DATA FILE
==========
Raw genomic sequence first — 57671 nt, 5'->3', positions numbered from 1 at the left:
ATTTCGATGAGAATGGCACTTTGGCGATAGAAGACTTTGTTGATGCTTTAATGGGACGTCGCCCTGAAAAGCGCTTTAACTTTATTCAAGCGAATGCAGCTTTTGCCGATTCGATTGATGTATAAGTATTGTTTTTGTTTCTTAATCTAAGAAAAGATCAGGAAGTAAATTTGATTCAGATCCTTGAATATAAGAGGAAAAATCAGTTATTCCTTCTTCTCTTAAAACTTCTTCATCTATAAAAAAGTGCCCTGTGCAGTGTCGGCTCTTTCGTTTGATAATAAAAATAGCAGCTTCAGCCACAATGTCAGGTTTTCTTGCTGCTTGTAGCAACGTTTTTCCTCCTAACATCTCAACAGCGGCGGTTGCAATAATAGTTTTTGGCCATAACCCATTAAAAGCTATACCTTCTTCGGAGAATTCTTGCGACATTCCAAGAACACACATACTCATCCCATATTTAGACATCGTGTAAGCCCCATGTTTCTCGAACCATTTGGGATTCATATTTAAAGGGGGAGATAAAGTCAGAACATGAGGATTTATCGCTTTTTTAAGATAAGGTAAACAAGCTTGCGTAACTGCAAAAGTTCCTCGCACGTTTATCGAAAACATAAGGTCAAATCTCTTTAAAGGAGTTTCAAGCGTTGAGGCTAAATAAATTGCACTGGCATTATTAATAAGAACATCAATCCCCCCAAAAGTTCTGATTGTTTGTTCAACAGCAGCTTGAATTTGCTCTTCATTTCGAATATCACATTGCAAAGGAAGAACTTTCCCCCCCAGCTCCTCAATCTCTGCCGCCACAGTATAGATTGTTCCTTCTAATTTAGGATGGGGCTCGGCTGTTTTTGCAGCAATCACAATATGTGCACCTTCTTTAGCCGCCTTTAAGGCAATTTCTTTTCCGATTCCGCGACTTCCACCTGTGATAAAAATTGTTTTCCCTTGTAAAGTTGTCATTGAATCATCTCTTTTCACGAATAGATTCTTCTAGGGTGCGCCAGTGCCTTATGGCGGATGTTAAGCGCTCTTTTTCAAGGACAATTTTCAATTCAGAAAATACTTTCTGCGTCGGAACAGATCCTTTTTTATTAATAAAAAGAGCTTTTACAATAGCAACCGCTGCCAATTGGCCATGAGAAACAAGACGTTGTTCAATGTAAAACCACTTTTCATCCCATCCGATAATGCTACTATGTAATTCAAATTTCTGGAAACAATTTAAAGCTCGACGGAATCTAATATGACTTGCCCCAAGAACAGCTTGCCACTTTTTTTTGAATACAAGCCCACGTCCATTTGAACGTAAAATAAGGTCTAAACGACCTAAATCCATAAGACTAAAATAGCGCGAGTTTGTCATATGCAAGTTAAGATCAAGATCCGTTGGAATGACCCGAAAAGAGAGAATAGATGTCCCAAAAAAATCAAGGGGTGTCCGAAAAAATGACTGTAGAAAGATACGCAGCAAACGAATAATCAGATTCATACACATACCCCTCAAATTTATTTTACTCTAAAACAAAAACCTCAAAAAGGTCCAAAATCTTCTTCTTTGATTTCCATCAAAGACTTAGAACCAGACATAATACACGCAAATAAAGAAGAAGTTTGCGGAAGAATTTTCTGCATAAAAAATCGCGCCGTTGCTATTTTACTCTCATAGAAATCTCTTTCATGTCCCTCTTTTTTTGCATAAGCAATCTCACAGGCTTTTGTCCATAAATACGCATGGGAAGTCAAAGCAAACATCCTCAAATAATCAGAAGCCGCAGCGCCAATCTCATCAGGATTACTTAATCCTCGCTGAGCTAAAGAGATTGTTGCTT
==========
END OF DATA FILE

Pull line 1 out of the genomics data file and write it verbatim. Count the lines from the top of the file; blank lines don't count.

Raw genomic sequence first — 57671 nt, 5'->3', positions numbered from 1 at the left: